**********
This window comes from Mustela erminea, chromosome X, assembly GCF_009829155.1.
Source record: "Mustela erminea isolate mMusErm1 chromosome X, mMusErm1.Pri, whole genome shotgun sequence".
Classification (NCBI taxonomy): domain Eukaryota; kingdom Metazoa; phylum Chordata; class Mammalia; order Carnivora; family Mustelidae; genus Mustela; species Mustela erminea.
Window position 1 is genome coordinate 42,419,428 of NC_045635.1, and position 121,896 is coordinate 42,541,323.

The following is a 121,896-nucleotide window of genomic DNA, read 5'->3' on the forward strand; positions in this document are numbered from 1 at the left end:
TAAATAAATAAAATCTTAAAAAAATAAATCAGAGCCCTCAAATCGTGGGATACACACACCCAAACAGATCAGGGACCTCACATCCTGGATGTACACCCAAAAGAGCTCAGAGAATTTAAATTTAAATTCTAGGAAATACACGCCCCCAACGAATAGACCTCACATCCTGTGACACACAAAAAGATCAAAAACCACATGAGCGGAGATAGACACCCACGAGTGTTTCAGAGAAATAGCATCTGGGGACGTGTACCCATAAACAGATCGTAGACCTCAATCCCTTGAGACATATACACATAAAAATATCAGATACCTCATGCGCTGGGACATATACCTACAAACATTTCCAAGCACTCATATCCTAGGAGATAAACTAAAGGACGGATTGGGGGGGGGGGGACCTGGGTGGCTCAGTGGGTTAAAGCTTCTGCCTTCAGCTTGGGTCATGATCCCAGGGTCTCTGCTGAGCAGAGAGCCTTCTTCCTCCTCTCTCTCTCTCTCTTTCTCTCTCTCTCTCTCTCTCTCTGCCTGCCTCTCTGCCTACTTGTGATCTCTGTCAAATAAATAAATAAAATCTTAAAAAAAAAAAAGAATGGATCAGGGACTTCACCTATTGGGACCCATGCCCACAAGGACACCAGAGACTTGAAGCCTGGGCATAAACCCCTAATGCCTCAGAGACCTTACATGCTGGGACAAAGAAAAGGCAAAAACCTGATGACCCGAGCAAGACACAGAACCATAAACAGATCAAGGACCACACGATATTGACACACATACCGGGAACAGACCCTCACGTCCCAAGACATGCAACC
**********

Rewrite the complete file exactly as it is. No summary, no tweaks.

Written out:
This window comes from Mustela erminea, chromosome X, assembly GCF_009829155.1.
Source record: "Mustela erminea isolate mMusErm1 chromosome X, mMusErm1.Pri, whole genome shotgun sequence".
Classification (NCBI taxonomy): domain Eukaryota; kingdom Metazoa; phylum Chordata; class Mammalia; order Carnivora; family Mustelidae; genus Mustela; species Mustela erminea.
Window position 1 is genome coordinate 42,419,428 of NC_045635.1, and position 121,896 is coordinate 42,541,323.

The following is a 121,896-nucleotide window of genomic DNA, read 5'->3' on the forward strand; positions in this document are numbered from 1 at the left end:
TAAATAAATAAAATCTTAAAAAAATAAATCAGAGCCCTCAAATCGTGGGATACACACACCCAAACAGATCAGGGACCTCACATCCTGGATGTACACCCAAAAGAGCTCAGAGAATTTAAATTTAAATTCTAGGAAATACACGCCCCCAACGAATAGACCTCACATCCTGTGACACACAAAAAGATCAAAAACCACATGAGCGGAGATAGACACCCACGAGTGTTTCAGAGAAATAGCATCTGGGGACGTGTACCCATAAACAGATCGTAGACCTCAATCCCTTGAGACATATACACATAAAAATATCAGATACCTCATGCGCTGGGACATATACCTACAAACATTTCCAAGCACTCATATCCTAGGAGATAAACTAAAGGACGGATTGGGGGGGGGGGGACCTGGGTGGCTCAGTGGGTTAAAGCTTCTGCCTTCAGCTTGGGTCATGATCCCAGGGTCTCTGCTGAGCAGAGAGCCTTCTTCCTCCTCTCTCTCTCTCTCTTTCTCTCTCTCTCTCTCTCTCTCTGCCTGCCTCTCTGCCTACTTGTGATCTCTGTCAAATAAATAAATAAAATCTTAAAAAAAAAAAAGAATGGATCAGGGACTTCACCTATTGGGACCCATGCCCACAAGGACACCAGAGACTTGAAGCCTGGGCATAAACCCCTAATGCCTCAGAGACCTTACATGCTGGGACAAAGAAAAGGCAAAAACCTGATGACCCGAGCAAGACACAGAACCATAAACAGATCAAGGACCACACGATATTGACACACATACCGGGAACAGACCCTCACGTCCCAAGACATGCAACC